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the RSPCA should retain the power to prosecute animal cruelty

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Support the RSPCA in retaining its power to prosecute animal cruelty including illegal hunting.

So, the Environment, Food and Rural Affairs Committee has questioned whether it is appropriate for the charity to bring forward private prosecutions when it is already involved in campaigning and fundraising on the basis that they have a “conflict of interests”.

The committee headed by Andrea Leadsom (Secretary of state for environment, Food and rural affairs) might have an ulterior motive that has an IRONIC and direct ‘conflict of interest’ to her committee’s interest in this report.

The RSPCA achieved 92.4% prosecution success rate in 2015 and there have been over 280 successful prosecutions under the Hunting Act, a statistic that must not lay well with the secretary of Environment, Food and Rural Affairs, Andrea Leadsom, an active supporter fox hunting.

There lays the conflict of interest: how can an active supporter of fox hunting head a report suggesting the RSPCA be stripped of the power to prosecute when the RSPCA have successfully brought to justice 280 illegal hunts.  Perhaps Andrea Leadsom is hoping the responsibility of prosecuting hunts will be taken from the RSPCA and sit firmly at the bottom of the pile of Crown Prosecution Service who will naturally see these cases less important than the huge amount of work they already do.

The chief executive of the RSPCA, Jeremy Cooper, said: "We are extremely proud of our near 200 years of experience investigating and prosecuting animal cruelty and our 92% success rate - which is currently a higher percentage than the CPS.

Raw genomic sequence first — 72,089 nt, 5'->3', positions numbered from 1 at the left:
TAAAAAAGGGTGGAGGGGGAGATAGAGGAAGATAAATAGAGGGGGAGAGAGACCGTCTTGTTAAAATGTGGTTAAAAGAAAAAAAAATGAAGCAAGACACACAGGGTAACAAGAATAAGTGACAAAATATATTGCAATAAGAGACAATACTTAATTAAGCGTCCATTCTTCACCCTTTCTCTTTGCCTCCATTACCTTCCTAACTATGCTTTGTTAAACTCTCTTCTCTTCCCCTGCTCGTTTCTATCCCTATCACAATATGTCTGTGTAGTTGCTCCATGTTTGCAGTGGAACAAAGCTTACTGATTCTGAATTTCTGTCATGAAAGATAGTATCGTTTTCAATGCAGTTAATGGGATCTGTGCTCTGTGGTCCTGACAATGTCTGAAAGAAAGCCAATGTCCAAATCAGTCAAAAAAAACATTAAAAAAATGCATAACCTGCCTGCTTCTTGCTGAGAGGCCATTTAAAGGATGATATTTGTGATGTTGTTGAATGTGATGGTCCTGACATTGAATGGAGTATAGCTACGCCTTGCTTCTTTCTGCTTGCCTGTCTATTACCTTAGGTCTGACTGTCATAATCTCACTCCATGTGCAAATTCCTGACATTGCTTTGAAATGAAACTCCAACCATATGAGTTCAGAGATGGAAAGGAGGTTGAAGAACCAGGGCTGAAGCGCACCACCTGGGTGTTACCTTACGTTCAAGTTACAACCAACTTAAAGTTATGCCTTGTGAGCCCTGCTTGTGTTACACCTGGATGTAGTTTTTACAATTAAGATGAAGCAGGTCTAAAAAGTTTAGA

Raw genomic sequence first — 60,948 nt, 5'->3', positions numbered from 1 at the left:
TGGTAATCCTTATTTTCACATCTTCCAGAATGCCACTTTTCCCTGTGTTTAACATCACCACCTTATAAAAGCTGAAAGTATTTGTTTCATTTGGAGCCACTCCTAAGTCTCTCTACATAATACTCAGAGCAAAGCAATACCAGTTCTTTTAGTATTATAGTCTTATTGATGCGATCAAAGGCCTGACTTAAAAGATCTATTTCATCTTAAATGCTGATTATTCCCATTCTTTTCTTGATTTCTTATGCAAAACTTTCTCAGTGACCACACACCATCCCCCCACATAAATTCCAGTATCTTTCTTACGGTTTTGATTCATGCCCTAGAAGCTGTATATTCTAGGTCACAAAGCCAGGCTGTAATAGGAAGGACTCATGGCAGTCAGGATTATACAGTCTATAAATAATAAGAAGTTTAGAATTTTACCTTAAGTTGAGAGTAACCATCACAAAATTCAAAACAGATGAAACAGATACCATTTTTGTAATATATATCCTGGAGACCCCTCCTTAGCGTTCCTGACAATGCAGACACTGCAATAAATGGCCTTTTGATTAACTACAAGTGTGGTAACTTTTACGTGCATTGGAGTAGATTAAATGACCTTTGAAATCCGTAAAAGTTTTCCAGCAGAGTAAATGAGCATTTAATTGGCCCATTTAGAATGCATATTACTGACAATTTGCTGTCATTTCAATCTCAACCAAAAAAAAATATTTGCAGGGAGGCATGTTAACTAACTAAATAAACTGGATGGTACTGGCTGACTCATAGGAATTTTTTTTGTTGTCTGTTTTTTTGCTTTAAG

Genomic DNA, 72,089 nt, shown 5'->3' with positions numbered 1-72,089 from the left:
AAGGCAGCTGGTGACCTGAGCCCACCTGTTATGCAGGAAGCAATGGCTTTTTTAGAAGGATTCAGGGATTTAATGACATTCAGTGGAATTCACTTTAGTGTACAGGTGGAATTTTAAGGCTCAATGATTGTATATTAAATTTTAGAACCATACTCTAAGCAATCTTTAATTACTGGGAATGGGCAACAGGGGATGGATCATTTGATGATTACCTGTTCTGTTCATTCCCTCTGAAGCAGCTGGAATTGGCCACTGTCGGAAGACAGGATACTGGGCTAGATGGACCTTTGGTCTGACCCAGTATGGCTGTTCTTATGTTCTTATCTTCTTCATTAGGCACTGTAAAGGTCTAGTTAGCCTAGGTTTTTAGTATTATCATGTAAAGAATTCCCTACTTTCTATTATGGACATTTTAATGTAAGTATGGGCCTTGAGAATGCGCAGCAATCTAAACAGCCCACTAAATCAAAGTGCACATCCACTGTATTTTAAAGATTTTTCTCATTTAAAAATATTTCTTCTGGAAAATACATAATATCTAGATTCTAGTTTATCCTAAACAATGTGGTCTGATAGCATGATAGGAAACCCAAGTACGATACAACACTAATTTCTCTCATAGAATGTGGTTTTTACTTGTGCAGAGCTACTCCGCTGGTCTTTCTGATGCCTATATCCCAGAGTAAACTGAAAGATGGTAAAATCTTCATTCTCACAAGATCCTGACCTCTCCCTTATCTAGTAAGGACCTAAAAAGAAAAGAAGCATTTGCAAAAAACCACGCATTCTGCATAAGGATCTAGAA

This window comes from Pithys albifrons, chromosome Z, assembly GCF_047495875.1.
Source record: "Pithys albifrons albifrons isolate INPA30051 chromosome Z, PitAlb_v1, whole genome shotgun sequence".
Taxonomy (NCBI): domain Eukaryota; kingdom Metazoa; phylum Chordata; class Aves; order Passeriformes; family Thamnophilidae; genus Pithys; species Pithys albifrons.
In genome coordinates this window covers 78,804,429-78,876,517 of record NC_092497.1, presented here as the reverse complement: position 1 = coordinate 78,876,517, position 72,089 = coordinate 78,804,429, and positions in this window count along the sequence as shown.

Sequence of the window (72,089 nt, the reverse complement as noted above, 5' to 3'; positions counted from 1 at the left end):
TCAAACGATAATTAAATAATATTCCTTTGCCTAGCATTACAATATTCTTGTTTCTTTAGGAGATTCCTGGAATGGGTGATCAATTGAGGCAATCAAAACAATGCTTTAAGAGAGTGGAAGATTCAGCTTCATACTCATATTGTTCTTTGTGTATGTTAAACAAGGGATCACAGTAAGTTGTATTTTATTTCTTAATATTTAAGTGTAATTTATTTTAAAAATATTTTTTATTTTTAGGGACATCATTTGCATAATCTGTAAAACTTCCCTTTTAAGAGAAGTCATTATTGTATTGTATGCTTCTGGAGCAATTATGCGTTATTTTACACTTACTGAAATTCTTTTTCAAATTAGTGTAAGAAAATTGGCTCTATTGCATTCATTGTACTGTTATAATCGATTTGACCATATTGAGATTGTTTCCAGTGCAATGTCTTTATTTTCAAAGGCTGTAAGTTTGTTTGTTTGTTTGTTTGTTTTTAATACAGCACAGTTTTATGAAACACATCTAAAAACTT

"Our research shows that 89% of the general public back our prosecutions work and they will be confused why a small number of MPs would suggest stopping the RSPCA carrying out a role which we are very good at and which is paid for by public donations rather than out of taxes.

David Bowles, head of public affairs at the RSPCA, told Sky News: "If you hand it over to the CPS - of course they will have other more important high-profile things; murders, rapes, those sorts of things.

"You'd expect them to take priority over animal cases - my fear is that animals will go to the bottom of the list."  

If this petition gets enough support it will bring this blatant conflict of interest to the attention of the house of commons



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